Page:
More shocking, is that such temperature control issues are not limited to additives. It is very common for experienced users to experiment with low to high temperatures when vaping cannabis; it is believed that vaping cannabis at low temperatures (325-350°F) results in a mild high, while vaping cannabis at higher temperatures (400-430°F) results in a more euphoric feeling and intense high. But when cannabis is vaped at even higher temperatures (450°F +), industry experts do not really know if or how cannabinoids and terpenes degrade, which combinations of cannabinoids and terpenes affect degradation and what the health risks could be. It’s anyone’s guess.

Cheap batteries with the universal 5/10 thread can heat the product at inconsistent temperatures, raising safety and quality concerns

These temperature control issues are further complicated due to the universal 5/10 thread. Most consumers purchase cannabis oil through pre-filled “carts” (cartridges)—that are compatible with 90% of vaporizer batteries on the market because of universal 5/10 thread connectors. But vaporizer batteries can operate anywhere from sub-300 degrees to 800 degrees and above. Coupled with varying battery voltages, ceramic coil quality and oil quality, vaporizer batteries can produce a wide range of operating temperatures. Consequently, it is possible users could connect a cart to a vaporizer battery (set at too high a temperature configuration) and risk pyrolysis, change the chemicals inside their cannabis cart, and cause unknown harm to themselves.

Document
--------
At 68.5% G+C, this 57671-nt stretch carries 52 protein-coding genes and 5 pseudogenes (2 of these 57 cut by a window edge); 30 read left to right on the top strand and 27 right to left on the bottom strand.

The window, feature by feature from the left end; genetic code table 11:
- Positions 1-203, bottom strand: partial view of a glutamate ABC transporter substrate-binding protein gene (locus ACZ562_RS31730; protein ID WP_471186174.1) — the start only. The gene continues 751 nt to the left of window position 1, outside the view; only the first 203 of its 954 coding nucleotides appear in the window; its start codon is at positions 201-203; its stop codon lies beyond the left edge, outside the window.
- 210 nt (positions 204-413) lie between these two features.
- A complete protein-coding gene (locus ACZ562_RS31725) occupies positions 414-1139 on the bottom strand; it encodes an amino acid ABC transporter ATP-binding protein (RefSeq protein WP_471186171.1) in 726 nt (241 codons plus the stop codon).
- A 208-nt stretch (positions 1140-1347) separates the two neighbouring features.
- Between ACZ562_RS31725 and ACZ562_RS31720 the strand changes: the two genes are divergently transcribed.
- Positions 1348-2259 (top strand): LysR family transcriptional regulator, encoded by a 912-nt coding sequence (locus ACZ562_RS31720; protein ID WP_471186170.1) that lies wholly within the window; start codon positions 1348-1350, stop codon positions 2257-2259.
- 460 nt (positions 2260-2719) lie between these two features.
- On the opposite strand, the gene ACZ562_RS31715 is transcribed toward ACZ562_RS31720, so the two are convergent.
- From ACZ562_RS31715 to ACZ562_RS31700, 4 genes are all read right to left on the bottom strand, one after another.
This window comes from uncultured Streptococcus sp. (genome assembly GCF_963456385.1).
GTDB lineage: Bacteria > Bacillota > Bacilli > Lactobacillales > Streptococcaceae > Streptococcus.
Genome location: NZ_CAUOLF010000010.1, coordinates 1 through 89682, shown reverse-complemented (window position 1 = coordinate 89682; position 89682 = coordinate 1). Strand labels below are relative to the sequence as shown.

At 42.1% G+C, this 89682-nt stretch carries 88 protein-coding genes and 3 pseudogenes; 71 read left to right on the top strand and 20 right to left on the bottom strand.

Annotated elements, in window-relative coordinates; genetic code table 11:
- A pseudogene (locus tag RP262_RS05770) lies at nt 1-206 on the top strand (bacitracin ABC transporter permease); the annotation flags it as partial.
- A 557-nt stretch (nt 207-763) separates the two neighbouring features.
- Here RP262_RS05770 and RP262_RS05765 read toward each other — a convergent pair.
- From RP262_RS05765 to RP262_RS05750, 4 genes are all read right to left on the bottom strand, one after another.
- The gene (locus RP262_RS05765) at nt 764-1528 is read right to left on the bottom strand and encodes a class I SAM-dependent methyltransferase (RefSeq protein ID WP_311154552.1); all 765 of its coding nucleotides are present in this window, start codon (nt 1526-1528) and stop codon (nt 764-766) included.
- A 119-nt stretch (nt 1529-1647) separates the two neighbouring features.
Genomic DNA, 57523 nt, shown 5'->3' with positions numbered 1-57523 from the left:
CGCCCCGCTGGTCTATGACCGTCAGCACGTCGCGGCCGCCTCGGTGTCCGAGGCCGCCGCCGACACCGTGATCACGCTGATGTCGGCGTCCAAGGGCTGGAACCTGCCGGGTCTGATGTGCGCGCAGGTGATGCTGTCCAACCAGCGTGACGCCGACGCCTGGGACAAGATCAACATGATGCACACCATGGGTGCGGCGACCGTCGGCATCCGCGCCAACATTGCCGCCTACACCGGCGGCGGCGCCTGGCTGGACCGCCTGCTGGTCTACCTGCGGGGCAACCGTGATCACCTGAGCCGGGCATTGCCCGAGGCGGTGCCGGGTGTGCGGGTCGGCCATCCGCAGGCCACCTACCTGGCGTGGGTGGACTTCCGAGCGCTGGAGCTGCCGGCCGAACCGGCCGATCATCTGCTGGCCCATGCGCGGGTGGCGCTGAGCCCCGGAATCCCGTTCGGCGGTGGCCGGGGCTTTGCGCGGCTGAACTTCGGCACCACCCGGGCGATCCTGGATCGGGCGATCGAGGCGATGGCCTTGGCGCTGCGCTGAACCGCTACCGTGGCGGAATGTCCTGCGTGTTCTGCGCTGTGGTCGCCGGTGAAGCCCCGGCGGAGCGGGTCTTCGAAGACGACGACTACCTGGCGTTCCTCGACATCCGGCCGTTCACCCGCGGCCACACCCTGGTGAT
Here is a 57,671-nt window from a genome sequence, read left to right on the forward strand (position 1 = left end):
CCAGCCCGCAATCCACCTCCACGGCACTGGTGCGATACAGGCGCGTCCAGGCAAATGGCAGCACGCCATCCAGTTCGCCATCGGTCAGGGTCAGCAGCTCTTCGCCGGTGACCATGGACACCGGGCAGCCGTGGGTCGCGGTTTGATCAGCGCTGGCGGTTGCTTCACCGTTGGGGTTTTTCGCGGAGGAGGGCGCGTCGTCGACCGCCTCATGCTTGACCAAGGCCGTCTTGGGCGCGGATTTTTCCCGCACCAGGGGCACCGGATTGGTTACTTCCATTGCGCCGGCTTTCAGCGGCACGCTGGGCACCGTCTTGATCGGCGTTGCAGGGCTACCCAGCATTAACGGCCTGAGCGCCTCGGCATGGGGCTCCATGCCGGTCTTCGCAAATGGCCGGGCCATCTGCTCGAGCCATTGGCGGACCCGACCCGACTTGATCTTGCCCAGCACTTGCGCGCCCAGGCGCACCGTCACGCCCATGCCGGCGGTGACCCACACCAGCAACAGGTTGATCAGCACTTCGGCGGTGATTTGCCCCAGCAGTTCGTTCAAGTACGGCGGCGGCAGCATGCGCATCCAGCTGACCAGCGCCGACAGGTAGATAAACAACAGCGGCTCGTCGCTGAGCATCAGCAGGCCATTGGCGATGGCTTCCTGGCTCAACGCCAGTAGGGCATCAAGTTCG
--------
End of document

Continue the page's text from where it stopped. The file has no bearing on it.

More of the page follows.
Unquestionably, all of the above will result in lawsuits. Companies that manufacture cannabis oil will be sued for failing to conduct emissions testing to properly evaluate safe temperature settings for use of their carts. Vaporizer device manufacturers will be sued for failing to publish warnings, instructions and adequate owner’s manuals regarding the same. And the rallying cry against the cannabis vapor industry will be damaging. Plaintiff’s attorneys will accuse the industry of choosing profits over safety: “The cannabis vapor industry knew cannabis oils could turn into toxic chemicals when heated at high temperatures, but instead of conducting long-term emissions testing to evaluate those concerns, the industry chose profits over safety. As long as the industry made money, no one cared what dangers arose from elevated temperatures—and consumers paid the price.”